The ‘Culture/s’-research component focuses on the ‘security gap’ from an analytical perspective that is – in the broadest sense – informed by discourse theoretical premises. In general, this means that the research focuses on issues such as identity, cultural representations, everyday life; it focuses on discourses as a technology that produces, legitimises and secures power. In particular, the ‘security gap’ is understood as a discursive mechanism, and our overall interest lies in grasping its complex working.

There are two workshops planned in 2013 that bring together scholars who work on related issues. One of the workshops will focus on the nature of contemporary ‘security elites’, in other words, discursively produced forms of authority in relation to the ‘security gap’. The other workshop seeks to stimulate new knowledge about the ‘security gap’ and the ‘politics of time’, as it is inherent in contemporary notions of ‘security’ and ‘risk’.

Contact: Dr Sabine Selchow, s.u.selchow [at]

The contemporary security gap is inextricably linked to notions of geography. Perceptions of space and place underlie security narratives and security practices. The notion of national security, for example, is all about the concept of territory and borders. At the same time, an understanding of the security gap significantly changes the old geographies and produces new ways of seeing the world in spatial terms.

Recent decades have witnessed a dramatic increase in urbanisation – for the first time in history, more than half of the world’s population lives in cities. Rapid urbanisation is often attributed to globalisation – the pull of new industrial jobs in cities as well as losses of livelihood from economic liberalisation. But another factor is contemporary conflict; cities have been swelled by people forced to leave their homes in war. Kabul, for example, has increased from less than a million in 1979 to 3.45 million to-day (Central Statistics Office Afghanistan 1981; USAID 2009). This dramatic growth in cities has changed their nature in fundamental ways, particularly assumptions about the cosmopolitan or multi-cultural character of cities. Cities can be studied as prime examples of the reconfiguration of social, political and human geographies through the contemporary security gap. Above and beyond, they are particularly interesting hot spots of contemporary insecurity dynamics on the one side, as well as cauldrons of creativity and innovation, on the other (e.g. Landry 2008).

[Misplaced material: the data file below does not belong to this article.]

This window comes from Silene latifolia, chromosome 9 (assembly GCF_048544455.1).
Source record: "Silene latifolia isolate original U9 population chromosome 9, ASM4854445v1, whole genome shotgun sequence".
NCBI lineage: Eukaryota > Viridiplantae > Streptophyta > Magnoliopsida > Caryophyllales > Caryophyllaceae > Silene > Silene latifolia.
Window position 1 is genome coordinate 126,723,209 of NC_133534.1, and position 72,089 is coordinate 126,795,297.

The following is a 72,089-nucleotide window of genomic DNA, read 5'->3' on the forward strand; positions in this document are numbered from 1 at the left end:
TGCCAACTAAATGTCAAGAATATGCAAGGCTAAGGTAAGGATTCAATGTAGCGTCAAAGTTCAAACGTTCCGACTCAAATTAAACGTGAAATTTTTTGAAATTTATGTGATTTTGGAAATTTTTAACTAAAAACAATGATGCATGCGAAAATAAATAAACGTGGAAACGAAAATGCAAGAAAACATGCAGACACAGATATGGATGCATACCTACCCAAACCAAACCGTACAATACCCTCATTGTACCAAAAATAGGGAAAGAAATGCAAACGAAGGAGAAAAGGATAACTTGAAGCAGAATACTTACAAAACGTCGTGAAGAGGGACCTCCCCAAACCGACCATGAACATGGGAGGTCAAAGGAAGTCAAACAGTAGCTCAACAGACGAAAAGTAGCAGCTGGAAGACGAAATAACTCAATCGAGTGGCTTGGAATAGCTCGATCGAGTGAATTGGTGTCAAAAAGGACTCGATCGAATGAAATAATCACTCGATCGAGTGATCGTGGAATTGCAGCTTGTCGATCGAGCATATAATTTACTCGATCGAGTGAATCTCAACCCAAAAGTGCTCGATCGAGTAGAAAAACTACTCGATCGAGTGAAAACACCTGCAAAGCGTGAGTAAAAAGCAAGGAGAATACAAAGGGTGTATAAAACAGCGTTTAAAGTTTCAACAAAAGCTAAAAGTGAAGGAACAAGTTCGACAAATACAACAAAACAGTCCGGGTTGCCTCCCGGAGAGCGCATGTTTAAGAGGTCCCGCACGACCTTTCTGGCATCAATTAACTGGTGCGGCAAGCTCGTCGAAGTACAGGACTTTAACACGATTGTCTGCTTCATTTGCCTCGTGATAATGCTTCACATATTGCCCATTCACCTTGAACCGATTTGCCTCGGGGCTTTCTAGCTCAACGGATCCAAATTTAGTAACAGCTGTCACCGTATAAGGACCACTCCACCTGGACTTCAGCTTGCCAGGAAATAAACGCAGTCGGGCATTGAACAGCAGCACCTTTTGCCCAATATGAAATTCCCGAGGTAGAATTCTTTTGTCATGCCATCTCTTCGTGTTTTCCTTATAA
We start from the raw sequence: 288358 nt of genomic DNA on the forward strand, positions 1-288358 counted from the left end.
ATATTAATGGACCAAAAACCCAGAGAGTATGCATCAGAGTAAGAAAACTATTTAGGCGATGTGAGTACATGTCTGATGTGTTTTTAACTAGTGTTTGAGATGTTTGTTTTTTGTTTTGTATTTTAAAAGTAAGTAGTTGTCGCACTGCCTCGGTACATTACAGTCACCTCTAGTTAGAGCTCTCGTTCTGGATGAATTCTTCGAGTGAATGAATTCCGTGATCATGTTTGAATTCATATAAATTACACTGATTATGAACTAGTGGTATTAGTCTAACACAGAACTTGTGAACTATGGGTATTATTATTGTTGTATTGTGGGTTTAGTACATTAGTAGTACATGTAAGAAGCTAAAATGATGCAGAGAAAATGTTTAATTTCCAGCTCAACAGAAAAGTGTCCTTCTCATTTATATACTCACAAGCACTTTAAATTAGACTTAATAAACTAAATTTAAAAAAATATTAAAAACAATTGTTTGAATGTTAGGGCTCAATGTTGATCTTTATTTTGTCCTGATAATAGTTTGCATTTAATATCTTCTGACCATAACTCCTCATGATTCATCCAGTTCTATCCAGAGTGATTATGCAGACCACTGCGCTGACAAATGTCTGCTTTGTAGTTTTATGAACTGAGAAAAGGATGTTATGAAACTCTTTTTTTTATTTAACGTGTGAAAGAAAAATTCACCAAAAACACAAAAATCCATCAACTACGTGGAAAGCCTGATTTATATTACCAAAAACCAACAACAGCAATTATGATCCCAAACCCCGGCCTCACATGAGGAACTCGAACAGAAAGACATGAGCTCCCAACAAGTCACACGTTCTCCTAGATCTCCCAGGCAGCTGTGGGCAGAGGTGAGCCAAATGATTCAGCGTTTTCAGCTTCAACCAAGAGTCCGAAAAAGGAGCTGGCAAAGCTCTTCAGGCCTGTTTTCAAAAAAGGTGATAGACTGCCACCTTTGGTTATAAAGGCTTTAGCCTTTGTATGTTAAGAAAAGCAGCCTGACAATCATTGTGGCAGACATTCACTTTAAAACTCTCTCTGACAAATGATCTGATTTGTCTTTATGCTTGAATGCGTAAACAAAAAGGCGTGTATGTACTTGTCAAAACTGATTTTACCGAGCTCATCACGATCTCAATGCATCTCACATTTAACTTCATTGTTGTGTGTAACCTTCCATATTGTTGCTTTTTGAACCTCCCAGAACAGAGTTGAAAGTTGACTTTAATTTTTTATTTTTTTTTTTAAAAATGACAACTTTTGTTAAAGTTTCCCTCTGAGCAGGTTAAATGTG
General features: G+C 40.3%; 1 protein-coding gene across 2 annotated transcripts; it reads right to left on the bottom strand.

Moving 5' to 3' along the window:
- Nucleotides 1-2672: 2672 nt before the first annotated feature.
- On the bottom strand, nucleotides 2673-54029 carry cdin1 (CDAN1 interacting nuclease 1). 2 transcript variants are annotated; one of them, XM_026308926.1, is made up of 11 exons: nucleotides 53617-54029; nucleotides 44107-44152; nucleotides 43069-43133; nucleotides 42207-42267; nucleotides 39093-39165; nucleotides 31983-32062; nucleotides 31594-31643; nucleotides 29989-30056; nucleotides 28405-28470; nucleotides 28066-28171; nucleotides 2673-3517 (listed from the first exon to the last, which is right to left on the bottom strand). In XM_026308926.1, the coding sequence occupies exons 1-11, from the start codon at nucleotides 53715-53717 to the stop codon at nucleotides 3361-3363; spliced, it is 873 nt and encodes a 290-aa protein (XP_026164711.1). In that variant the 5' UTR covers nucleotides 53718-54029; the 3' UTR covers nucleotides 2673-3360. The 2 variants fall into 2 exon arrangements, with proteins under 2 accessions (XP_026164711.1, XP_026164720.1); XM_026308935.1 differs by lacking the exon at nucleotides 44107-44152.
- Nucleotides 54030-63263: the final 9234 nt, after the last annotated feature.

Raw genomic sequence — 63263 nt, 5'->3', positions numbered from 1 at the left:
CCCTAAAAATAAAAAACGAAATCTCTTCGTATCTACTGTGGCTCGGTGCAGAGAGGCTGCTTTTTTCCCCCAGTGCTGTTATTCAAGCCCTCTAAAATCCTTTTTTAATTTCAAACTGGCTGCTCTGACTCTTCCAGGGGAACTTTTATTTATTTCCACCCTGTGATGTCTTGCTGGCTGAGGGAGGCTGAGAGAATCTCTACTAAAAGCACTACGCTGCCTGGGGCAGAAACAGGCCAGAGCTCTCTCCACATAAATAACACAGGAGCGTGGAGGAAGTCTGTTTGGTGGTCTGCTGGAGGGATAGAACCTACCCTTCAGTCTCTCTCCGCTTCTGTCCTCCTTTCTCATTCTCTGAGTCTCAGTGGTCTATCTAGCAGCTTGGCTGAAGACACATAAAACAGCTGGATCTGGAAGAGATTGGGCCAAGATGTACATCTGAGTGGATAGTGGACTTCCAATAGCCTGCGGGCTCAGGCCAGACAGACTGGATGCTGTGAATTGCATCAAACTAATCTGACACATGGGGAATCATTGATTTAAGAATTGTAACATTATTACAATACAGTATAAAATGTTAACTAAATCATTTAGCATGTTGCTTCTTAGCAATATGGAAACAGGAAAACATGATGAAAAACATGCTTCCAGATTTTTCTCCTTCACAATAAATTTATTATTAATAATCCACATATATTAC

This component of our research programme explores two questions:

1. Is the growth and changing composition of cities a consequence and/ or cause of insecurity?

In answering this question we will focus on two issues. One is the way in which population displacement during conflict has led to the growth of cities and to ethnic or religious or tribal cleavages within cities. The other is the way in which the city may produce insecurity as a consequence of factors like unemployment, crime, or the spread of reinvented traditions or exclusivist ideologies.

2. What are the security strategies employed by city administrations or local communities?

We are interested in systematically mapping and assessing urban strategies that are applied in order to close the security gap. Obvious examples of these strategies are the erection of walls, as seen in Jerusalem or Belfast; the establishment of security zones, as seen in Baghdad; surveillance measures through CCTV cameras in London; or the compartmentalisation of cities into ‘cages’, which Plöger (2007) describes for the Peruvian capital Lima. A less obvious example are the ‘cultural engineering’ strategies that were applied in the Colombian cities of Bogota and Medellin in the 1990s (e.g. Gutierrez Sanin et al 2009); the strategy of the Mayor of Medellin, Sergio Fajardo, was to assemble a set of extraordinarily designed public buildings in some of the most critically insecure places in his city.

Finally, in so-called unregulated areas, local communities may turn to informal mechanisms. ‘Protection’ by criminal gangs or tribal leaders is one option. Others may be based on neighbourhood solidarity. This component will make us of relevant indicators in the data base and focus on in-depth empirical analysis of three case studies: Kabul, Basra, London.